Calculating the rate

Once you know if your risk is class or specifically rated and you have your loss cost multiplier, you can apply the variables to calculate the rate. Use this formula for both types of risk:

Rate = Loss Cost x Company filed-and-approved Loss Cost Multiplier


LC x LCM = Rate


Related: Commercial Lines Rating Series

Part 1: Rating Commercial Property

Part 2: What Are Loss Costs and Loss Cost Multipliers

Part 3: Coinsurance Primer

Part 4: Going Green


Class loss costs

To determine a class loss cost, the following information is required:

  • Construction of the building as defined in Rule 15 of the CLM, or if the risk has mixed construction, as indicated in Rule 85.
  • Area and height of the building.
  • Protection Class, which you can obtain via WSRB’s Protection for Washington state.
  • The building’s occupant and related CSP class code.


Related: The Basics on Construction Classes Series

Frame: CC 1

Joisted Masonry: CC 2

Non-Combustible: CC 3

Masonry Non-Combustible: CC 4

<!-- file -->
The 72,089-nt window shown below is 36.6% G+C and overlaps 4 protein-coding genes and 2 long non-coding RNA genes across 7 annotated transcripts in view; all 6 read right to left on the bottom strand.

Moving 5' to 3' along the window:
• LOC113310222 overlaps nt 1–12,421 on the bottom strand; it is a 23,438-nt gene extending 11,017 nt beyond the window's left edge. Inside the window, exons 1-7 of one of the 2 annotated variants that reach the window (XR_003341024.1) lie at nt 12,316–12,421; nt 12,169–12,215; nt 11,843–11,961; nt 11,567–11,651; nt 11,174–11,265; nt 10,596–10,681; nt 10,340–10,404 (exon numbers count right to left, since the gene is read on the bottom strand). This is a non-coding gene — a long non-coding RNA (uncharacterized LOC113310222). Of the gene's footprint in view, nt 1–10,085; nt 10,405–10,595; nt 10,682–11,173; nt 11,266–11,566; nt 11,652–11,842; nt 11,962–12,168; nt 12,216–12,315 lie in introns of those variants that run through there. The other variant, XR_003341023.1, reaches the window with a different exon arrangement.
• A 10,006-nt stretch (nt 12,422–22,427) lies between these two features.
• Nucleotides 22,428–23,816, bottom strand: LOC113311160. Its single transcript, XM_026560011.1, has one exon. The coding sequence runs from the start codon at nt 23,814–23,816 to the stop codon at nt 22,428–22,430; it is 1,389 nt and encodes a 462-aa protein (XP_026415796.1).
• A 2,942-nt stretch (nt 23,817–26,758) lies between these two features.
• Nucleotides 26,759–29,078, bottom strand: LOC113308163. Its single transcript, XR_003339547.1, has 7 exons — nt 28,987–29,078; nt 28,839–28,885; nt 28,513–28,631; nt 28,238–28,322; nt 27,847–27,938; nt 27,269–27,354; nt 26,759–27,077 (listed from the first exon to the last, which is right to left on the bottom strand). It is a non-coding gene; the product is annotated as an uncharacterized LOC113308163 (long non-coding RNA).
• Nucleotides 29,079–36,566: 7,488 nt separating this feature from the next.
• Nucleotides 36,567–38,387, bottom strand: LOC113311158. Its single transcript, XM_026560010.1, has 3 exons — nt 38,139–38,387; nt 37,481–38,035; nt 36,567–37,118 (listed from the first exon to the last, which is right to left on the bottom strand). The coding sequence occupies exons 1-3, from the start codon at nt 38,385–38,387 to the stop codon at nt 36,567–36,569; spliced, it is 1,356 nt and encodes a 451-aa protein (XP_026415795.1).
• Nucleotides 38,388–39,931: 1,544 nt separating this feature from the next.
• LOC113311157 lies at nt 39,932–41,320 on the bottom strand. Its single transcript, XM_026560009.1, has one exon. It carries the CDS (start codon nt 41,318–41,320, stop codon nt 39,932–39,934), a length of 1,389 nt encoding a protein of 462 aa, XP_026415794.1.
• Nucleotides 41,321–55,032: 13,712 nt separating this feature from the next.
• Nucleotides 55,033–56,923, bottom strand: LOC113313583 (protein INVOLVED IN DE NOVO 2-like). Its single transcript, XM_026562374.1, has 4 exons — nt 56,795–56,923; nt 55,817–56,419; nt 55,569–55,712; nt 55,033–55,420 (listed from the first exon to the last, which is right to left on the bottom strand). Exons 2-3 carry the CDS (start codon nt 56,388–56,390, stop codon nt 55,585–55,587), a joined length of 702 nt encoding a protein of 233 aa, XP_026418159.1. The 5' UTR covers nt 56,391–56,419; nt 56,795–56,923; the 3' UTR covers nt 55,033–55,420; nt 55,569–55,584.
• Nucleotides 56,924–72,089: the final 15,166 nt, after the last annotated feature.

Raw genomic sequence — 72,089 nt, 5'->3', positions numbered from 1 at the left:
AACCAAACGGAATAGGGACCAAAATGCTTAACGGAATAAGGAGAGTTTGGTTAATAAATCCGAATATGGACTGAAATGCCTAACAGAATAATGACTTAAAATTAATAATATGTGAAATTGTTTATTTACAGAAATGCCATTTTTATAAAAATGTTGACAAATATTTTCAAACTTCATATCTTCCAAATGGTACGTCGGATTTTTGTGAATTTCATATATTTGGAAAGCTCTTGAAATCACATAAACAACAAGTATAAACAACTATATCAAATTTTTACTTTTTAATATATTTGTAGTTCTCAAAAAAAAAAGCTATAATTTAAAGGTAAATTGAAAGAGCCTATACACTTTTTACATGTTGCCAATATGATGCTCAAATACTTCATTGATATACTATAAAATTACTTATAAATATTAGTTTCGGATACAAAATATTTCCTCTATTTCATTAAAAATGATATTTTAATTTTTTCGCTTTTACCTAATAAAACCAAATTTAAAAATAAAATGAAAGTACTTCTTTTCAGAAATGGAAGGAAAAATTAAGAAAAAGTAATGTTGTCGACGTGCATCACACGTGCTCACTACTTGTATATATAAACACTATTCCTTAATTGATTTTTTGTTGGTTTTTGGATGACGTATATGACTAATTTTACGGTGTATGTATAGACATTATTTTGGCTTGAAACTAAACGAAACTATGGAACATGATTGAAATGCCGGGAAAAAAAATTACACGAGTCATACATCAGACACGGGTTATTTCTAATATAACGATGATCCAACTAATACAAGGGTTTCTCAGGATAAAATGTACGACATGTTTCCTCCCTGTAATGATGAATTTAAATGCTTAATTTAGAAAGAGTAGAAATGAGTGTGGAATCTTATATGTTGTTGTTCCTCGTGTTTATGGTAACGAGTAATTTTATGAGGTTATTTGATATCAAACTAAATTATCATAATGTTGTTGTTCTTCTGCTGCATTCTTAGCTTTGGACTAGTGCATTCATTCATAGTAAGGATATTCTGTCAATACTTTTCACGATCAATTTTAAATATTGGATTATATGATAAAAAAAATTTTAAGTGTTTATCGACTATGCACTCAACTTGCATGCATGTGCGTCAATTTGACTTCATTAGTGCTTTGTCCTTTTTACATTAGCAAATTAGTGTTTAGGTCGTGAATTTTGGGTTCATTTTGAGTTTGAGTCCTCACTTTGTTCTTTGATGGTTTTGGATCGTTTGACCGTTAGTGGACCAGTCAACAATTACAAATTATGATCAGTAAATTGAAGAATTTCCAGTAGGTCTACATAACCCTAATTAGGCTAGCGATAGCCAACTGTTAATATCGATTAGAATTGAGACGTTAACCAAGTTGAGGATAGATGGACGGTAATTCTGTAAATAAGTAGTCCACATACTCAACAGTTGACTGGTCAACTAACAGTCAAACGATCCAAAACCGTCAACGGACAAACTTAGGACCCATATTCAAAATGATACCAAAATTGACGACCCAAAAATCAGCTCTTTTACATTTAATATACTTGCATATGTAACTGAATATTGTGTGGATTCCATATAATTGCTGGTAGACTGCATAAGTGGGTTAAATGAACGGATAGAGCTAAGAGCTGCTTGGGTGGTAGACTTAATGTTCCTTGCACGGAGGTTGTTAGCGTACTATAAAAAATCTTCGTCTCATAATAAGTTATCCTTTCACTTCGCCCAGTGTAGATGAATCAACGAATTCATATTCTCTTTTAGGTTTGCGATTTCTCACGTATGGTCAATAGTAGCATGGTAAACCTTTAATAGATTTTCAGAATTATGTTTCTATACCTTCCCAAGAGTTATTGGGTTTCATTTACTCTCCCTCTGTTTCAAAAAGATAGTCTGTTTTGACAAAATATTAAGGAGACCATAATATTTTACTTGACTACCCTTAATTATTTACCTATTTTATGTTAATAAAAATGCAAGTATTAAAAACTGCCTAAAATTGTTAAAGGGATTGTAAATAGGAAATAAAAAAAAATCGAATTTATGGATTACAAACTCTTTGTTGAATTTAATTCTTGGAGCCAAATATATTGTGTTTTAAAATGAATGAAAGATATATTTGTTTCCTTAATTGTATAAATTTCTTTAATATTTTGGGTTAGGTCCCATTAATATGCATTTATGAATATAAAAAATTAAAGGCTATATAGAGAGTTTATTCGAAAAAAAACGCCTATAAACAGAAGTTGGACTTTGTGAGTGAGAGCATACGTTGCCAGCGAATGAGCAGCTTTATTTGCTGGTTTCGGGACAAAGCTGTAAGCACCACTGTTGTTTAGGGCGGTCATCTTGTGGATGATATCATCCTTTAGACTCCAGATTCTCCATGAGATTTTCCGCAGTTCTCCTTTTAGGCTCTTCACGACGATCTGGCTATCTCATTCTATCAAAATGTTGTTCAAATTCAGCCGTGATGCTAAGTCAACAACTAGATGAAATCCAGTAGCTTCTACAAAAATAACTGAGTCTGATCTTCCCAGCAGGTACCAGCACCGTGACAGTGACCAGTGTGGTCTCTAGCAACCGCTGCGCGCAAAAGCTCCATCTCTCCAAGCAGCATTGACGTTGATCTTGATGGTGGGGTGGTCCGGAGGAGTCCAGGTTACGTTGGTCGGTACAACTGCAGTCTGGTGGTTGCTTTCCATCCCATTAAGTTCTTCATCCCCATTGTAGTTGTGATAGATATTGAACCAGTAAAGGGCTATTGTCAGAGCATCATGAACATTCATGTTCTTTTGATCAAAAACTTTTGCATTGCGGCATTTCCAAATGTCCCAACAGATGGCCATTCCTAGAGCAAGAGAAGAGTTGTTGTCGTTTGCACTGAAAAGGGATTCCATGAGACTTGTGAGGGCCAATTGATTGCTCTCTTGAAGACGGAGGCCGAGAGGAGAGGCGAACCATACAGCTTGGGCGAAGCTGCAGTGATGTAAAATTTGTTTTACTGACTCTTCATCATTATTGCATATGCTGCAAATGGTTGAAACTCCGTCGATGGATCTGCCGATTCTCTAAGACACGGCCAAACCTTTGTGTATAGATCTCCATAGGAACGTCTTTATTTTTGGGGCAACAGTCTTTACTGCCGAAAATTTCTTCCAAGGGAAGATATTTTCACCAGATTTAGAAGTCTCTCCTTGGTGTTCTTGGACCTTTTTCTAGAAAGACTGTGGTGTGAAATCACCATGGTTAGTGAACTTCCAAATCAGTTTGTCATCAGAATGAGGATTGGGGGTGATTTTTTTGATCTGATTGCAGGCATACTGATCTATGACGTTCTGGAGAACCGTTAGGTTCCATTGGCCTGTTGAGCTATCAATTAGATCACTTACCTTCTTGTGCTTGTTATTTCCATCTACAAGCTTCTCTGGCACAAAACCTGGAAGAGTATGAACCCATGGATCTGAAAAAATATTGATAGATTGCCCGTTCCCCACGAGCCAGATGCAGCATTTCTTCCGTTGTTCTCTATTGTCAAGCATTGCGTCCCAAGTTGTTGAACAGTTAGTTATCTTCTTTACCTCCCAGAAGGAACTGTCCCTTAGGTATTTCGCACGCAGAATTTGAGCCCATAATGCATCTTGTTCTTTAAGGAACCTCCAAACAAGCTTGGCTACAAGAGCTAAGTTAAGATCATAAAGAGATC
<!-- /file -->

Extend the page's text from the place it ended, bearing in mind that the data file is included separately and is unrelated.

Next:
Modified Fire-Resistive: CC 5

Fire-Resistive: CC 6


Class rating categories: general, habitational and special

Rule 85 addresses these three categories, which we’ve summarized for you.

General Class Rates

Certain types of occupants are eligible for rating within the General Class Rates category. They include mercantile or non-manufacturing businesses, some light manufacturing and warehouses. Depending on the occupant, area and height restrictions may apply. Keep in mind: only certain CSP class codes are eligible.

Example: A building with frame construction housing a 6,000-square-foot retail store is typically rated under General Class Rates. But, if the same retail store occupied a modified fire-resistive structure, it would not be eligible for a General Class Rating.

Some occupants are not eligible for General Class Rates. Usually, these businesses are engaged in hazardous practices. An auto body shop offering spray painting, for example, is considered a greater risk than an office  because of the volatile chemicals in use.

General Class Rating also comes with area and height restrictions. Generally, buildings can’t be over two stories. Note: basements, sub-basements and mezzanines are not included  when determining height and floor area of a building.